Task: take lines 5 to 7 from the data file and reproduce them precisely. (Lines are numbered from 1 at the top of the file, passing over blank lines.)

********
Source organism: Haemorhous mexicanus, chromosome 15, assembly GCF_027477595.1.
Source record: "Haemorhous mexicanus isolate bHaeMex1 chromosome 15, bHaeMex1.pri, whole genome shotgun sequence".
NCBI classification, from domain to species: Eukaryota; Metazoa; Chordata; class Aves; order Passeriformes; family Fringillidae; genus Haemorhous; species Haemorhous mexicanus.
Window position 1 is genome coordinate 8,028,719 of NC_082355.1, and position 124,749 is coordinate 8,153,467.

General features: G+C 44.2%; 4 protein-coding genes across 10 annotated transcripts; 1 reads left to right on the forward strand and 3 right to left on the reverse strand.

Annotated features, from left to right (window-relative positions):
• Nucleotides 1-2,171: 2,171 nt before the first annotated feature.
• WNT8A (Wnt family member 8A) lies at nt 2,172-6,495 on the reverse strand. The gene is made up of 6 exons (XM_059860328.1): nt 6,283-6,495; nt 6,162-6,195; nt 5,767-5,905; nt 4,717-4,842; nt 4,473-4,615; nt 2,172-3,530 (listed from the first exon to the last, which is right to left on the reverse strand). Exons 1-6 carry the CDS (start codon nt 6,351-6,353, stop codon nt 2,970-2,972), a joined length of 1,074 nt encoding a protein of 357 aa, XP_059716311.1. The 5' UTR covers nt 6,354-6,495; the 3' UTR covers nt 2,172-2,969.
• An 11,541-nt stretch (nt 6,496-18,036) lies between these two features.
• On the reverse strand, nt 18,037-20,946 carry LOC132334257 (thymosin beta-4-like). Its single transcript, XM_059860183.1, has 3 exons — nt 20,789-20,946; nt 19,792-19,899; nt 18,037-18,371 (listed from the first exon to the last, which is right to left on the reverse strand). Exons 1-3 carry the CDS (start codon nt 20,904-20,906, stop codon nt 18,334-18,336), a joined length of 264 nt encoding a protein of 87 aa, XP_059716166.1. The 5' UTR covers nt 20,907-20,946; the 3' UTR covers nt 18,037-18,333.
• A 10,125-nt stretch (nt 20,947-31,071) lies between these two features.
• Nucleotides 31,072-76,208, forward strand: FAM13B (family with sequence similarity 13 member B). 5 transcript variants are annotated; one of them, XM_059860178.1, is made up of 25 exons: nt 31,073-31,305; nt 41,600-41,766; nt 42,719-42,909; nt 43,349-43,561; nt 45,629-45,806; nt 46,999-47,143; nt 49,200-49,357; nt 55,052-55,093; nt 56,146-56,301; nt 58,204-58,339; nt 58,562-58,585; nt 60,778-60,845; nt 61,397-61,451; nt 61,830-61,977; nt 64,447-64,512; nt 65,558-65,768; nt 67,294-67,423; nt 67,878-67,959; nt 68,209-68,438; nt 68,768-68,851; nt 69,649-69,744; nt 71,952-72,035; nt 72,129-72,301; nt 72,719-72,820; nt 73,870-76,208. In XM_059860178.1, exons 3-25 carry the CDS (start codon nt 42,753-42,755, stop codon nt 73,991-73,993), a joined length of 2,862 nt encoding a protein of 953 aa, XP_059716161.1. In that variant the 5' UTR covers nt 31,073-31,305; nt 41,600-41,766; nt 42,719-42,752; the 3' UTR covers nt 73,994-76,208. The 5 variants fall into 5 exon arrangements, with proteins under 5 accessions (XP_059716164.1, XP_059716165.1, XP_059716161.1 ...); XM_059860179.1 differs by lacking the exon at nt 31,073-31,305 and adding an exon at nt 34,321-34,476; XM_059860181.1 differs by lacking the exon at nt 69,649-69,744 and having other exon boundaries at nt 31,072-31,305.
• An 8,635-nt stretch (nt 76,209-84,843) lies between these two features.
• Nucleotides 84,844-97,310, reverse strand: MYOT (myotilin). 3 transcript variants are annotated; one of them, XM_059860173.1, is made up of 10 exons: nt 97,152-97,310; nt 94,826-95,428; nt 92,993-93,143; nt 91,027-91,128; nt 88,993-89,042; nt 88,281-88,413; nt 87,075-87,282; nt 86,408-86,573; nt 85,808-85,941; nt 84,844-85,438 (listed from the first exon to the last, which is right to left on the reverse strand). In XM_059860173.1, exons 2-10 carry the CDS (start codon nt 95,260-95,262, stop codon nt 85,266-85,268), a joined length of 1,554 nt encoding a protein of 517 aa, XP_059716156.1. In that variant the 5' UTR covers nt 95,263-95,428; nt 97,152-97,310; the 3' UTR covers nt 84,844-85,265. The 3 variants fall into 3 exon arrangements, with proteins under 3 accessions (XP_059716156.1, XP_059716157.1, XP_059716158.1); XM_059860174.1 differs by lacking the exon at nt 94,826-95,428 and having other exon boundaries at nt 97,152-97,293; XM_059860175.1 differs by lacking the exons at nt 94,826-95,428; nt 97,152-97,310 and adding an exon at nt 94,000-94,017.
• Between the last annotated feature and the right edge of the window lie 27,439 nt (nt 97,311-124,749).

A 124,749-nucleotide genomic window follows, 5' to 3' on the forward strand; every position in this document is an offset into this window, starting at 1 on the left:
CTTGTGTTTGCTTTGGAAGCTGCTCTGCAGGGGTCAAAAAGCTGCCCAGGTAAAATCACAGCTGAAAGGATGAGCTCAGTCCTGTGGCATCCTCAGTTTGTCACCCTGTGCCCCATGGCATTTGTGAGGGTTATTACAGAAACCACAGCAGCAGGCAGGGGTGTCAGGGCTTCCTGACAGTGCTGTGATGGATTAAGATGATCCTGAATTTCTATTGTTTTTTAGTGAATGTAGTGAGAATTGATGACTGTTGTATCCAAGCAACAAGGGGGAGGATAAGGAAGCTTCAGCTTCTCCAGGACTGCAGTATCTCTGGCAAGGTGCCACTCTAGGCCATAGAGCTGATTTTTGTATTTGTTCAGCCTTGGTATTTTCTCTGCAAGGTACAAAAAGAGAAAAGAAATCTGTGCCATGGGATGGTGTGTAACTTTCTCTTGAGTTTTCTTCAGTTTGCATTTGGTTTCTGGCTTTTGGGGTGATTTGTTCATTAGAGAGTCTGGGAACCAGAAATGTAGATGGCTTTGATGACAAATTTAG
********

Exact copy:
General features: G+C 44.2%; 4 protein-coding genes across 10 annotated transcripts; 1 reads left to right on the forward strand and 3 right to left on the reverse strand.

Annotated features, from left to right (window-relative positions):
• Nucleotides 1-2,171: 2,171 nt before the first annotated feature.